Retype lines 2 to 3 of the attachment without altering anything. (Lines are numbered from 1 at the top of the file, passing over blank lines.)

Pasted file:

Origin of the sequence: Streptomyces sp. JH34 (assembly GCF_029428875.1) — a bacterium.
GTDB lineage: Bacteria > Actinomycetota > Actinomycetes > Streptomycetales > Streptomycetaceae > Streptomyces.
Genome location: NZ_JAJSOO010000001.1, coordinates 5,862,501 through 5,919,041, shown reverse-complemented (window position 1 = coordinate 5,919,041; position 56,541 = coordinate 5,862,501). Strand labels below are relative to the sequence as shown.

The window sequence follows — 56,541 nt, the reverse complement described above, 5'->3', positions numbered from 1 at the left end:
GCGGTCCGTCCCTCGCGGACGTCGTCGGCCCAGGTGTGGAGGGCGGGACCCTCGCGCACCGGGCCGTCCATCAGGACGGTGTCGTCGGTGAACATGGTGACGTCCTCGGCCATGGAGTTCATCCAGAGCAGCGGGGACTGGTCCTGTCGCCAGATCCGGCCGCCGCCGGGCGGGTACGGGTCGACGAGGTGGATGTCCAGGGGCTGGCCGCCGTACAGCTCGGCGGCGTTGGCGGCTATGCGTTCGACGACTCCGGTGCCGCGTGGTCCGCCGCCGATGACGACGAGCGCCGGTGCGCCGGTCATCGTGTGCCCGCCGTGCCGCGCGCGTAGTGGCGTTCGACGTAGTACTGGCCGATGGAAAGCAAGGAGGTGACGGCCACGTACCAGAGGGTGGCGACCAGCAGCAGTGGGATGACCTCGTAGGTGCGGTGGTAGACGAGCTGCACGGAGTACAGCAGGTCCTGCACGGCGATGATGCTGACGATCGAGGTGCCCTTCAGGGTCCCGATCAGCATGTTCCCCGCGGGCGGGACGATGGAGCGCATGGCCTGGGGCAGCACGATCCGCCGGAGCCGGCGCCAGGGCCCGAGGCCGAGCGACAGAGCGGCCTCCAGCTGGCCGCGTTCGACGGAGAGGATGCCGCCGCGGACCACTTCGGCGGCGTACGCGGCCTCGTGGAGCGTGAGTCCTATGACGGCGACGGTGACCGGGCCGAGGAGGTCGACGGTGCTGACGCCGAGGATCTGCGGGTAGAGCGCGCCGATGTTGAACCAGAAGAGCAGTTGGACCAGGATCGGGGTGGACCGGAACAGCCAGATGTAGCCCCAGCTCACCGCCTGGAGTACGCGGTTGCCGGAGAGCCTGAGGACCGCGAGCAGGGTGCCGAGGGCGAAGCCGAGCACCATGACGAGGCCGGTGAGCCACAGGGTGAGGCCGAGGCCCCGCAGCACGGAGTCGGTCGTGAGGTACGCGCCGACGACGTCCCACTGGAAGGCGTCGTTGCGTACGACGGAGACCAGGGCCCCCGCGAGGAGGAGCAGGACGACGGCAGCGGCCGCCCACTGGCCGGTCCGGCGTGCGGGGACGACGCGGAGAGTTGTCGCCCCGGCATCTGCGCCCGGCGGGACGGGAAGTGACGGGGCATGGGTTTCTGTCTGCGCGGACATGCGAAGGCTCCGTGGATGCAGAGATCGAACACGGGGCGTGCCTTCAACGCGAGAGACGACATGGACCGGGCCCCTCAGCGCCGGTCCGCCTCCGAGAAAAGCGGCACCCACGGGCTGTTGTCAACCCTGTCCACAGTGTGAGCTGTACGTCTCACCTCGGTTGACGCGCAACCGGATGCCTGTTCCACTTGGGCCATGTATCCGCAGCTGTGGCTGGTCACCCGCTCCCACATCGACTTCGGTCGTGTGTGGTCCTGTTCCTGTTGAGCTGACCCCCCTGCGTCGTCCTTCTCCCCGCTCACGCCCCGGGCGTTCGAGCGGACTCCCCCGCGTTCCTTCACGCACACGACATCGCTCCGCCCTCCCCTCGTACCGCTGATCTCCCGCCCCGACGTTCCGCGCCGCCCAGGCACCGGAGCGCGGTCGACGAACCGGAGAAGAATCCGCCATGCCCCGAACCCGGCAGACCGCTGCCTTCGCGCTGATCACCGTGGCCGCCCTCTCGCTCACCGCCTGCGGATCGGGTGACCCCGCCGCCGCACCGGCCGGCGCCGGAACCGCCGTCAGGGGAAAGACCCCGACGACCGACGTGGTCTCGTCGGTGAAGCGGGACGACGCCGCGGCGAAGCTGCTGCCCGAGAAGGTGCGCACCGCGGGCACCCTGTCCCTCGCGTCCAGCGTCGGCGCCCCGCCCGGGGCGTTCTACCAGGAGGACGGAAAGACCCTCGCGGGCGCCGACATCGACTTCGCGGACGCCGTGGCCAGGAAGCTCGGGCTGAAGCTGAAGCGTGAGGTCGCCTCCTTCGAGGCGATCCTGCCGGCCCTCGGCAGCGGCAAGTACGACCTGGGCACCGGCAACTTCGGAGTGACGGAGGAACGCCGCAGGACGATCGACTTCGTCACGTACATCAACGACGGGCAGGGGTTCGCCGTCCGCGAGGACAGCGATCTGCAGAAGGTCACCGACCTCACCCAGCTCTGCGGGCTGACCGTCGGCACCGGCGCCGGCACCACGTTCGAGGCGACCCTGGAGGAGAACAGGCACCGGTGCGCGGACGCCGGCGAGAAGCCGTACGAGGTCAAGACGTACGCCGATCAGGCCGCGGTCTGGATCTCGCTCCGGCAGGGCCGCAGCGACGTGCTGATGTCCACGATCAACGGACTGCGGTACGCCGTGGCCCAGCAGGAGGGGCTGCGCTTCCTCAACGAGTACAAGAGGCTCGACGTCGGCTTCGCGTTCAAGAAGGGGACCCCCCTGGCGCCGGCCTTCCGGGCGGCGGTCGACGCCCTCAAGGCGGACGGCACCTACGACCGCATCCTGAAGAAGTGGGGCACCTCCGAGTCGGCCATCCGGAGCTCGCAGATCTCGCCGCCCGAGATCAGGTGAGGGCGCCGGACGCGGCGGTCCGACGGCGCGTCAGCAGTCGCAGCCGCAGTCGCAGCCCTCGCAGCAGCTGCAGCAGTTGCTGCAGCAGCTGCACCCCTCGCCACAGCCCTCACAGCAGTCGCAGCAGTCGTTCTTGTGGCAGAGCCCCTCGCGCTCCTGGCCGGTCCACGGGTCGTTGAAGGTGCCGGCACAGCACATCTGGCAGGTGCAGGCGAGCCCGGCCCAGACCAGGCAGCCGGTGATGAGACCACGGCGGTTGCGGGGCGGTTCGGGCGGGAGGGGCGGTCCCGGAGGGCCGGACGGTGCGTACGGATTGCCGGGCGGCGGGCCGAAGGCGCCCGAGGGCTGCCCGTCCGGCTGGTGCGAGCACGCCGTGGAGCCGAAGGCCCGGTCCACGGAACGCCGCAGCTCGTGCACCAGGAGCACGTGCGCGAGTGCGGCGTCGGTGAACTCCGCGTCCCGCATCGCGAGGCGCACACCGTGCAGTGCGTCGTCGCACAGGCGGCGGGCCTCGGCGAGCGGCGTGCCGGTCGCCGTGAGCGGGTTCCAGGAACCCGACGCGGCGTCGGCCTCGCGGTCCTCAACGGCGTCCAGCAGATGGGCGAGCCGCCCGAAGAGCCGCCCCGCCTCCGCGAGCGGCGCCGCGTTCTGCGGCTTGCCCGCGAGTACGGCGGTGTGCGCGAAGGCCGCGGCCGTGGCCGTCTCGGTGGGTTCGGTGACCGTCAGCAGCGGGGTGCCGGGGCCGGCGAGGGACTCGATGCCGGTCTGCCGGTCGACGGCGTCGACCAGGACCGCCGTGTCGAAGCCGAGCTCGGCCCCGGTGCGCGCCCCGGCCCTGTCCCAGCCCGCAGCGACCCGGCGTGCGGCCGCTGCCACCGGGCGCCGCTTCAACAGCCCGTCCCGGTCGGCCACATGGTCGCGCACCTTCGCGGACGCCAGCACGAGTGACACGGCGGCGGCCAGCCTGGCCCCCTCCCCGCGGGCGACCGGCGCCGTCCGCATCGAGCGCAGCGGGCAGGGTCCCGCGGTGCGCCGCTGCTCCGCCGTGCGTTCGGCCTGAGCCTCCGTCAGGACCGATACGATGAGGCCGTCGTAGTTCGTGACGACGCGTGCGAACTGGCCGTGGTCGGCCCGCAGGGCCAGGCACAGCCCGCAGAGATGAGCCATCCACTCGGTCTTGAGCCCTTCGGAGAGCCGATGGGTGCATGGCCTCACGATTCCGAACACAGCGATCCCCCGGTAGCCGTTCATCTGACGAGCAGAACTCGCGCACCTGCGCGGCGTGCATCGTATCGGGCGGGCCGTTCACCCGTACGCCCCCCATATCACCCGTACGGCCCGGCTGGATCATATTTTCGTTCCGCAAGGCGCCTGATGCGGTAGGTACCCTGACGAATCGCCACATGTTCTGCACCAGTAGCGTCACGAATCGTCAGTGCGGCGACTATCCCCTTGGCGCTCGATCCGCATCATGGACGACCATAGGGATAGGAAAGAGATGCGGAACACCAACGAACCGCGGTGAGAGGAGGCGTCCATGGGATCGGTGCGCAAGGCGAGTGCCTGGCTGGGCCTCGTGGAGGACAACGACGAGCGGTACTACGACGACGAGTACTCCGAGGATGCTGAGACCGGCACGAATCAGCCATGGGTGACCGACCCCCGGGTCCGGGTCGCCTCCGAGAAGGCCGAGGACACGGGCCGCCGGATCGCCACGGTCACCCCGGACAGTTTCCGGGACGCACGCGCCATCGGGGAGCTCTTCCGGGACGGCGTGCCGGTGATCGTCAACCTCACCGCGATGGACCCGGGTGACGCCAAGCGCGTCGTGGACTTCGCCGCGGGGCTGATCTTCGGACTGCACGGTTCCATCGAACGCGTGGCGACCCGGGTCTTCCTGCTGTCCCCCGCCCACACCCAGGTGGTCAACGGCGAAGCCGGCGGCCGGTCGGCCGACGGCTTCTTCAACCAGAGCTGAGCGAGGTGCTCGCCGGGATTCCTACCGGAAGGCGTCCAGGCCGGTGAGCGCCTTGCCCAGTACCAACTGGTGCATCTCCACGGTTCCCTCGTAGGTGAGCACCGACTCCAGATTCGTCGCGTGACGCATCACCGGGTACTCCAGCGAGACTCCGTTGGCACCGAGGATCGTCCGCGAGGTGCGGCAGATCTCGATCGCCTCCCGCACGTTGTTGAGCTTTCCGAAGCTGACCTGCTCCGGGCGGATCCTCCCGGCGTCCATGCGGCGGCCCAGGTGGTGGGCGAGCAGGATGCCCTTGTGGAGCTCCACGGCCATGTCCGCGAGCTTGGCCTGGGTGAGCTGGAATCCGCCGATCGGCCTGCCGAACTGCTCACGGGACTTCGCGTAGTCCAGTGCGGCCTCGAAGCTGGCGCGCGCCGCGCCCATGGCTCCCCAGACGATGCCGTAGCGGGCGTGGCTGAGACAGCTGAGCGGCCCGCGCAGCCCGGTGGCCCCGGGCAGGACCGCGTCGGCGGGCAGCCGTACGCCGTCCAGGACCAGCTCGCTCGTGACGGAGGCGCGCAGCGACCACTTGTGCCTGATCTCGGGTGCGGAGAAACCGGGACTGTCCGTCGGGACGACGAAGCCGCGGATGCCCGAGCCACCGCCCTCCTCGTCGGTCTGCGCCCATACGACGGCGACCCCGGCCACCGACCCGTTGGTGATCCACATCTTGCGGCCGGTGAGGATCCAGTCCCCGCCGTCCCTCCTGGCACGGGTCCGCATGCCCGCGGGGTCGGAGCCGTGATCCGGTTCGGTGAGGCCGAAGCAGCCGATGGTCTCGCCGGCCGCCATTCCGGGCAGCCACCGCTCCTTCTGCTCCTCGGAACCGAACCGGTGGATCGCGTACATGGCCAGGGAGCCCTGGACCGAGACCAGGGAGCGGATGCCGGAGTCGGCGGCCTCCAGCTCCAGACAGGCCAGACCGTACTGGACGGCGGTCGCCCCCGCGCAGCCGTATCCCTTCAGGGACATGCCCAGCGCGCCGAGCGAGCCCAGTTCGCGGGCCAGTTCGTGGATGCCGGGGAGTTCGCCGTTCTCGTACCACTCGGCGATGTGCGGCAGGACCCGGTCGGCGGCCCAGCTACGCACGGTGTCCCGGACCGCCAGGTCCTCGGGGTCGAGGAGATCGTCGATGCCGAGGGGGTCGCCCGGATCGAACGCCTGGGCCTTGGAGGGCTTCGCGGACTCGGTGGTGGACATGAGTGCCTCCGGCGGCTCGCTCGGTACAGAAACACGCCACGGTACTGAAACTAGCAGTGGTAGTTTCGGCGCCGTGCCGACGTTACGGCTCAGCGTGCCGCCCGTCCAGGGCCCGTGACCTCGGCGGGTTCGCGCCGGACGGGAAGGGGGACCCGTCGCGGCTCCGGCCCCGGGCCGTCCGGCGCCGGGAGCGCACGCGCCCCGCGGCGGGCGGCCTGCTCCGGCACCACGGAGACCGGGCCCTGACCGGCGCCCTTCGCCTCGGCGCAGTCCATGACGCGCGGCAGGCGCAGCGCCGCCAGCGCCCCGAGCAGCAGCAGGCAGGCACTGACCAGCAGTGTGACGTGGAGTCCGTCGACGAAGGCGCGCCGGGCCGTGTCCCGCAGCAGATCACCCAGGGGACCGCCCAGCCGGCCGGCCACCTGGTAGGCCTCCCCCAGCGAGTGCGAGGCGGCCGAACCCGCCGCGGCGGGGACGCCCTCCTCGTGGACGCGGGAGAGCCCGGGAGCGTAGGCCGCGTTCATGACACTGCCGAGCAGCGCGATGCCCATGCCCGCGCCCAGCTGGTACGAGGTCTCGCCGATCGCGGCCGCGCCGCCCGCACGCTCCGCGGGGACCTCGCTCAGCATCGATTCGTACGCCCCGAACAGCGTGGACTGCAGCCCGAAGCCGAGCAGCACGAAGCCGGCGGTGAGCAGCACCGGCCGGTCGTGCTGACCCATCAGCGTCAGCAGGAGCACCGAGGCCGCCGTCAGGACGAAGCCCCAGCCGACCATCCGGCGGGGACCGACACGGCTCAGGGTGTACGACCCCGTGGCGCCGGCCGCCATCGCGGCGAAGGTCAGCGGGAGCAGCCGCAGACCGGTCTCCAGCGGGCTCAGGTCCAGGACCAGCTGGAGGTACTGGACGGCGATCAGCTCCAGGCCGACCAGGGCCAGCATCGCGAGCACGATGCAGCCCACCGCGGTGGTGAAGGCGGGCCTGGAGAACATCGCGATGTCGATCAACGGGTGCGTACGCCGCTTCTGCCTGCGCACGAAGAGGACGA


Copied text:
GTDB lineage: Bacteria > Actinomycetota > Actinomycetes > Streptomycetales > Streptomycetaceae > Streptomyces.
Genome location: NZ_JAJSOO010000001.1, coordinates 5,862,501 through 5,919,041, shown reverse-complemented (window position 1 = coordinate 5,919,041; position 56,541 = coordinate 5,862,501). Strand labels below are relative to the sequence as shown.